Adjuvant treatment with the drug showed a statistically significant improvement in disease-free survival of 33 percent versus patients on placebo, according to trial data.
Read MoreTop biotech analyst calls out Yellen
Adjuvant treatment, or additional treatment, is given after the primary treatment.
Patients in the trial were treated with neratinib after adjuvant treatment with cancer drug trastuzumab in women with early-stage HER2-positive breast cancer.
Cancer cells with above-normal levels of the HER2 protein increases breast cancer risks.
Read MorePrescription roulette: Are discount drug sellers safe?
Meanwhile, someone seems to have bet big in the options market that Puma would be a winner in the days before the positive results.
Whether the trading on July 15 is suspicious or not, the report showing a Puma drug's success against breast cancer in a late stage study clearly surprised some Wall Street analysts. Stifel reportedly had predicted a "grim" outlook for neratinib, and Cowen said the report showed surprisingly positive data.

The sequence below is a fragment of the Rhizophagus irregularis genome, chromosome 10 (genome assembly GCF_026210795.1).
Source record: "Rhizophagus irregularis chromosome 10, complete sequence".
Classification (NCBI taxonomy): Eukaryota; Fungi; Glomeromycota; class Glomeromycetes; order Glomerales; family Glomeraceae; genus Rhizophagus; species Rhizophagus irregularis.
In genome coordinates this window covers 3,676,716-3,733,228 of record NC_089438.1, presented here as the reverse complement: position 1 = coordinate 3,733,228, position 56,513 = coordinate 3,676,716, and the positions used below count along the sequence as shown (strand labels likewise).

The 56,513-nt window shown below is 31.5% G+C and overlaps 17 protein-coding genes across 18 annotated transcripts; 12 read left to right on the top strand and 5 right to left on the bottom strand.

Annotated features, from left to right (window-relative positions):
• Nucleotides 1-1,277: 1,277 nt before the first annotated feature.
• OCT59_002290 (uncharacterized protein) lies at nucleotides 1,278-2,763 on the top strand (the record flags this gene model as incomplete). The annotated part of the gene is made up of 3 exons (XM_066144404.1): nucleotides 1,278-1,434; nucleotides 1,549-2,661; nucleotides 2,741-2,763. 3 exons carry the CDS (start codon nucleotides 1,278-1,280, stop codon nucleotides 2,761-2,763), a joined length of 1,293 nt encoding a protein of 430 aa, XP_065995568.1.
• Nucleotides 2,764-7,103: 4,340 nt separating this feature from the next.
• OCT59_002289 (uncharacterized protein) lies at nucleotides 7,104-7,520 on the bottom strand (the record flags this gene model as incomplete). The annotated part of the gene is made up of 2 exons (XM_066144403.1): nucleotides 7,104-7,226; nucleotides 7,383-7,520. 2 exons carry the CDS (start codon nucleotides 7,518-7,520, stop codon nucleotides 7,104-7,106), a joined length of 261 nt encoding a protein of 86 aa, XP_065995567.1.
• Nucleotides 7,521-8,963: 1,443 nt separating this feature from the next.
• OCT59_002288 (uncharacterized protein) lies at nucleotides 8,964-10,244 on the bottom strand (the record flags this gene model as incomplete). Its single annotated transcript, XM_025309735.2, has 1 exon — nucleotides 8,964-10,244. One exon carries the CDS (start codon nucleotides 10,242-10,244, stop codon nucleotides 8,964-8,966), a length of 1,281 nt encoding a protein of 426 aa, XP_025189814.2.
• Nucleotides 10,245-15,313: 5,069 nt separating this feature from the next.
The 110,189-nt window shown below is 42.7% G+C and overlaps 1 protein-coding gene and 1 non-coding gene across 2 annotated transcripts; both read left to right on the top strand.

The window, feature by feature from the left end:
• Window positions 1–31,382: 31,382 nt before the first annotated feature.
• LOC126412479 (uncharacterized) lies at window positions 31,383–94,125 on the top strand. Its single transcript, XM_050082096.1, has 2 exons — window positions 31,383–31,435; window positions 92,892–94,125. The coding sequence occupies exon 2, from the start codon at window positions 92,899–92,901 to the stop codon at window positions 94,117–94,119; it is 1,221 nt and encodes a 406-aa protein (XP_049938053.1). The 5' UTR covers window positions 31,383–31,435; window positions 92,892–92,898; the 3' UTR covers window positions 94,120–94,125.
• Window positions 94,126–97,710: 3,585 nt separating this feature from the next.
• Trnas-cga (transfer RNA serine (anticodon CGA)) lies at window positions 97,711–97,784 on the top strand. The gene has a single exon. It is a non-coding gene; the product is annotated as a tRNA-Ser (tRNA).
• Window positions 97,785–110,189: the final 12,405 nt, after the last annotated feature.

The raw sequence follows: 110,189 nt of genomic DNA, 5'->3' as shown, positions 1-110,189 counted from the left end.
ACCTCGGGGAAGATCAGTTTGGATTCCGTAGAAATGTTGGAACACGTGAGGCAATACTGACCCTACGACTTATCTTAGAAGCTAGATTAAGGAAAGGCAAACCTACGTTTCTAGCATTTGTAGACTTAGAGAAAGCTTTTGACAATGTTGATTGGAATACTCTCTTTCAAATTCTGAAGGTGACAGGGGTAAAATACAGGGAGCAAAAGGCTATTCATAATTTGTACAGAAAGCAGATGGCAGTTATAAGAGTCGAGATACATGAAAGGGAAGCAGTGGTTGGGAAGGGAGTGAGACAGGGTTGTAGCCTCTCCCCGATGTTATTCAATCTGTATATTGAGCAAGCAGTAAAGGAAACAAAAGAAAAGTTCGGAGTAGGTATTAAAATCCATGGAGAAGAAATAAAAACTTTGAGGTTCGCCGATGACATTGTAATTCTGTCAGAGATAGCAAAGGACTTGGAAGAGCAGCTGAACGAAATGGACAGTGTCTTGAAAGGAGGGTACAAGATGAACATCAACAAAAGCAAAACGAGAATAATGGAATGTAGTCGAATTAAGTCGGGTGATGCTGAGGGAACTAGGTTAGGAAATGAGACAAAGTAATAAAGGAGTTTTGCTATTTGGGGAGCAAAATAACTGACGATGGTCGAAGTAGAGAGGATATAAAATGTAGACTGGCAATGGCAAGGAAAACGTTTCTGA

Read MoreNajarian: 'Fishy' options trade ahead of Puma news
Neratinib, licensed from Pfizer, is also being studied in patients with non-small cell lung cancer and other solid tumors that have a HER2 mutation.
"It could be a biotech fund taking that big shot. The timing's great though," said OptionsMonster co-founder Jon Najarian, who pointed out options activity and called it "fishy." The stock was trading at $216 at mid-morning Wednesday, up 159 points or 242 percent.
The U.S. Securities and Exchange Commission declined to provide comment to CNBC on the options activity.
Puma did not respond to CNBC's request for comment.